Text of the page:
The 70-year-old worked in Annapolis since 2007, serving on the House Environment and Transportation Committee, and worked for the Howard County government as deputy director of planning and zoning from 2003 to 2015.
“The whole sustainability umbrella is a big umbrella,” county spokesperson T.J. Smith said. “It’s like a guiding light.”
Sustainability, in this use, refers to ways the county can operate without contributing to environmental pollution and without emitting tons of carbon dioxide into the atmosphere, contributing to global climate change. Sustainability also refers to managing an area’s natural resources, such as waterways and forests.
Nearby jurisdictions like Baltimore City and Howard County have directors of sustainability, jobs similar to what Lafferty is doing.
Smith said that he has sat in on many meetings involving various departments where sustainability comes up as part of a broader discussion. Lafferty’s job will be to oversee and coordinate all of that.
Lafferty started on the job Sept. 9, but he and Smith both said they want sustainability to become part of the culture of Baltimore County government.
"This becomes like a police chief, right?” Smith said. “You’re not going to go without a police chief. You shouldn’t be going without sustainability.”
Issues Lafferty is looking at immediately include getting more solar panels installed in the county, and working with others in government to see which portions of the county fleet could be electrified to cut down on fossil fuel consumption. He’s also taking a look at where the county procures its energy.
Lafferty does not work within any one county department, or have his own department, rather, he works within Olszewski’s office. The Baltimore Sun has previously reported that his salary will be $105,000.
Baltimore Sun Media sat down with Lafferty to discuss his new role and his views on how Baltimore County can be more sustainable.
The following interview has been lightly edited for clarity and brevity.
Baltimore Sun Media: How would you describe your job? What sorts of things have you been working on?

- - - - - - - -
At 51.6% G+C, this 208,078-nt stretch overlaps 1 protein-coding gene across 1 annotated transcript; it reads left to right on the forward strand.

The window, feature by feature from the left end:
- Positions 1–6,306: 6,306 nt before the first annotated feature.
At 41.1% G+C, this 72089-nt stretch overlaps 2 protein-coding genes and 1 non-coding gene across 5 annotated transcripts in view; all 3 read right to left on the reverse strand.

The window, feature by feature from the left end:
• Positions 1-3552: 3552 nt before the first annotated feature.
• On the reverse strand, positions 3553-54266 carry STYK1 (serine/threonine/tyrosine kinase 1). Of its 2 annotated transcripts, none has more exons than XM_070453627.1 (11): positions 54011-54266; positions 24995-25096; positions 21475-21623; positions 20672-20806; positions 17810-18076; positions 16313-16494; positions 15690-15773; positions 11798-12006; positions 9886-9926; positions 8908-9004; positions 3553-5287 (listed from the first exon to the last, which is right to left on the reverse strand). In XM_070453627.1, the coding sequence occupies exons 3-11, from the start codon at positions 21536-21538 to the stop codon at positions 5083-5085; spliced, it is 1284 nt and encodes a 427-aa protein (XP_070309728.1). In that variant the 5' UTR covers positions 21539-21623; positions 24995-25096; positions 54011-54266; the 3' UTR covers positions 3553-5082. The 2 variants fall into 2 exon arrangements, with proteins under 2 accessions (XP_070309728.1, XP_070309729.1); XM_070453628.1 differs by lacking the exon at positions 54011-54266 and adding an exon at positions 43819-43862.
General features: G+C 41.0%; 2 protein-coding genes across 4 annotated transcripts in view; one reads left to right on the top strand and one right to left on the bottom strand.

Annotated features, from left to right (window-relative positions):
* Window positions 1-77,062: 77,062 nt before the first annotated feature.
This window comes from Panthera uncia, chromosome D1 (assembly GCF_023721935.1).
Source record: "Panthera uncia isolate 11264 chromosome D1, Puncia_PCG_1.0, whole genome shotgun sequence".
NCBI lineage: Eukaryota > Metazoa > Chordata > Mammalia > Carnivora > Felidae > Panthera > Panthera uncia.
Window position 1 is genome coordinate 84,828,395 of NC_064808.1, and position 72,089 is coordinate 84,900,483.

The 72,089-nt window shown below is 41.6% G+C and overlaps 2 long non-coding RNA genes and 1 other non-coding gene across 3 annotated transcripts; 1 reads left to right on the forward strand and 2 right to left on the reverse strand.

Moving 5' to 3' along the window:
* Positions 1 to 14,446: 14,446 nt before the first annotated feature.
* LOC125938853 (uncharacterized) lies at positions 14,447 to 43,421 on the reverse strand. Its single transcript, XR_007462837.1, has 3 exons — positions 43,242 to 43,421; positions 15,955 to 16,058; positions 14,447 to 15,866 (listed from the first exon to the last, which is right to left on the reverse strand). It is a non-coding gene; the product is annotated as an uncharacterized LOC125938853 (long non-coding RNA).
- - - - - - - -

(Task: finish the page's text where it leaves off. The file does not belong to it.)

Steven Lafferty: Really, it’s been getting acclimated so far. I’ve been drawn into a number of issues, like energy procurement for the county, and developing a full resiliency plan [That is, a plan or strategy that addresses how the county will adapt to and mitigate climate change]. We’re working on a new strategic plan for the county for the operation of the county government.
BSM: And what was it that first got you interested in issues of sustainability and environmental protection?
SL: I don’t know. When I first went to Annapolis, I didn’t necessarily expect to be involved in environmental issues as deeply as I’ve become. I think it was really getting to know and work with people who work on those issues. I grew up along the Severn River, so I was quite aware of impacts on waterways. But it was working with [advocates] and knowing the complexities of the future growth and development in Maryland that sort of drew me in.
BSM: You had been in the legislature for awhile, what made you think and decide, ‘Hey, it’s time for a change?’
SL: I served for 13 years, I believe that during my time, I was able to introduce and get past a number of really important pieces of legislation that have made some positive impact and work with other advocates to also advance some issues and all the land preservation and environmental protection of the Chesapeake Bay. And so I reached a point that I thought, you know, if another opportunity presented itself ... and then the county executive said, you know, he wanted to more aggressively pursue issues of sustainability.
BSM: And so that aggressive pursuit is your purview?